The second type of company he highlights as succeeding is innovative Chinese digital first companies such as Alibaba, Baidu, TenCent and Xiaomi. For example, the latter company is primarily known as a smartphone producer, but what has made them extremely successful is the fact that they have developed their own ecosystem, something Matthias says is ‘very typical of Chinese digital companies’. This ecosystem that they have developed is based around the Internet of Things with their smartphone at the centre, all employing their own version of android (also using a fanbase of enthusiasts for product development and bug fixes) and including a huge variety of connected smart products, including fitness trackers (of which they are the second largest producer in the World).
Matthias sees tremendous opportunities in the contemporary market for Chinese speakers, with considerable financing available to fund entrepreneurs. But he makes the point that being able to communicate in Chinese is very much a pre-requisite for success since ‘for the right reasons, China is becoming more Chinese’. The second requirement is knowledge of what he calls the ‘Chinese context…Chinese specific problems need a Chinese specific solution’.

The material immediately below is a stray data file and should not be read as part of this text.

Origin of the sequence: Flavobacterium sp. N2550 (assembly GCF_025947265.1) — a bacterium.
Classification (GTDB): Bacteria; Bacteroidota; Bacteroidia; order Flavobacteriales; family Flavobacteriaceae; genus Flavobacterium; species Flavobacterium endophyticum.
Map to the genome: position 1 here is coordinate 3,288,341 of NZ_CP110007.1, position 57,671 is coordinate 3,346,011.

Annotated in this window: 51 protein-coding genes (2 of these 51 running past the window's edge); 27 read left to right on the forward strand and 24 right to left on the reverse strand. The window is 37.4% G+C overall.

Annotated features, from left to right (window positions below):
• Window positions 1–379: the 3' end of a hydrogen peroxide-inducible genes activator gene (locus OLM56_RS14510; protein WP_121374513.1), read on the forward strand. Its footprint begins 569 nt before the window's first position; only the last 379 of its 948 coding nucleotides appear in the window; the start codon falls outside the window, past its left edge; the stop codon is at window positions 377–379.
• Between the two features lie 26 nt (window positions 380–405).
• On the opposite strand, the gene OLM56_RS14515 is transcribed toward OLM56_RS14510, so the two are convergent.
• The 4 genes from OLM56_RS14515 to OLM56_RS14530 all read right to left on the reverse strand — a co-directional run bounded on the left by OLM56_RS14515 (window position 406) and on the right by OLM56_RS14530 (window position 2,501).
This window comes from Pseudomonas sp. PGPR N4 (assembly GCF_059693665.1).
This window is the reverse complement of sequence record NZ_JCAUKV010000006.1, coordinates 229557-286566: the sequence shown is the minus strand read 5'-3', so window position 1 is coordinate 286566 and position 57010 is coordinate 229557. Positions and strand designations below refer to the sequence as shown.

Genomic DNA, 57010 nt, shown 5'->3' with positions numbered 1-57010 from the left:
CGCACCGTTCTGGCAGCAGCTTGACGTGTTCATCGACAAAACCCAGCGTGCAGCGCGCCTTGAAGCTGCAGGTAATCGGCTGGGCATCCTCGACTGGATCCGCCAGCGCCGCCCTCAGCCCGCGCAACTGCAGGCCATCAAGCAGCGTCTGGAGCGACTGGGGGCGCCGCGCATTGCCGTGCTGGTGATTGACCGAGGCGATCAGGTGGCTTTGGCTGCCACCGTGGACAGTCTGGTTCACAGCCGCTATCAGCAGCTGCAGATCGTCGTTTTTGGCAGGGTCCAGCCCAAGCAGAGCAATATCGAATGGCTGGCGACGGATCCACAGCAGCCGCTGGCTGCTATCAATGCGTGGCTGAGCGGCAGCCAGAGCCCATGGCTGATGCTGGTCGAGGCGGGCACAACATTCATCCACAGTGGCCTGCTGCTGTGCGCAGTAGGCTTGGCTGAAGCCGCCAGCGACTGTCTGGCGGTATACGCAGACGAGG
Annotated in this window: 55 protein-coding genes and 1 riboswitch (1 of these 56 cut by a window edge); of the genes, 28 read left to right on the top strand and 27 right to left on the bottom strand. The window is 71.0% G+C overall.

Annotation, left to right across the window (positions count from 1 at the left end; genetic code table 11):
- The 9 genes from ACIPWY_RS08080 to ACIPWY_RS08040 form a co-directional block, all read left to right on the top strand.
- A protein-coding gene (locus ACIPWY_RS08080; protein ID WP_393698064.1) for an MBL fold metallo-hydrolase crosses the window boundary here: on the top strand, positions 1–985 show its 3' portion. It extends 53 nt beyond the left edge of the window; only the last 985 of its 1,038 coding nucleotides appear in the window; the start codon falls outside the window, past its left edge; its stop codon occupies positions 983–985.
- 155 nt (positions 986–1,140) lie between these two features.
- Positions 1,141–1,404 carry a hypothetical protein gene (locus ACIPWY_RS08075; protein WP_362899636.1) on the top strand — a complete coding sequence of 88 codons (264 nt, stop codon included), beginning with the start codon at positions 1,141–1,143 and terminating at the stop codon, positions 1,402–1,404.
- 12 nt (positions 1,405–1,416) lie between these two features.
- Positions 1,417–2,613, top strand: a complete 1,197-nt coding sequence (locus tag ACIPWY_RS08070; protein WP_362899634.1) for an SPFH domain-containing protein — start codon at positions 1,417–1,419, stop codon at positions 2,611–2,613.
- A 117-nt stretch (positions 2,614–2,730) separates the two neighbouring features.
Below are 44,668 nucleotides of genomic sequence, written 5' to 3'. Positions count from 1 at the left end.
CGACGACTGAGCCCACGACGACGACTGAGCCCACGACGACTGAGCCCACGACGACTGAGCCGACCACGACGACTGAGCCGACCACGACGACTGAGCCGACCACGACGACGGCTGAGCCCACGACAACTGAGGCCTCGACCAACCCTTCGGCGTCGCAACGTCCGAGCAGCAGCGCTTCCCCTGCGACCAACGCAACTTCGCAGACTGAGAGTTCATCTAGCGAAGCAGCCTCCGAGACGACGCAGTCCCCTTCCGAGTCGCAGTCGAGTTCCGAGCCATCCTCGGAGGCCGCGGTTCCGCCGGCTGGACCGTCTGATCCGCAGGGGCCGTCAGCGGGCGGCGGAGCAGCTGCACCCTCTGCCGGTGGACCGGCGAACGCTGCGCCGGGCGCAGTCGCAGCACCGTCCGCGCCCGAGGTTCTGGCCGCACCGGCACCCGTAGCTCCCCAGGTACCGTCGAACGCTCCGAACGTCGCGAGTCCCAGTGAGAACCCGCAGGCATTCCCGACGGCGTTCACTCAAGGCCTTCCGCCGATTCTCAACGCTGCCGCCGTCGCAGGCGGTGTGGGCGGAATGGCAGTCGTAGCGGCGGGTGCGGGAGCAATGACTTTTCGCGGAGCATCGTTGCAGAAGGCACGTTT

His final recommendation is to not make the focus of digital work on technology, but rather to make your differentiation about understanding industries and looking at ways to disrupt them as well as using digital as a facilitator of that disruption. This begins by understanding how the business models work and then challenging them. The best way to do that is by gathering experts in those industries and together brainstorming on how digital technology can disrupt them, particularly when the root cause of any given pain points is ‘that’s how it’s always been done’. To be successful at this requires very particular skills, especially ‘curiosity and well-developed listening skills’. This use of an ecosystem of industry specific experts combined with strategists to orchestrate is precisely how Gao Feng manages to apply strategic thinking and succeed in this complex market.
Next week on octopus, we will continue to explore the role of the digital strategist. Please be sure to comment below. I’d love to hear from you. Please subscribe for alerts about new episodes and content. Thank you for listening to octopus. I’m Nasser Sahlool.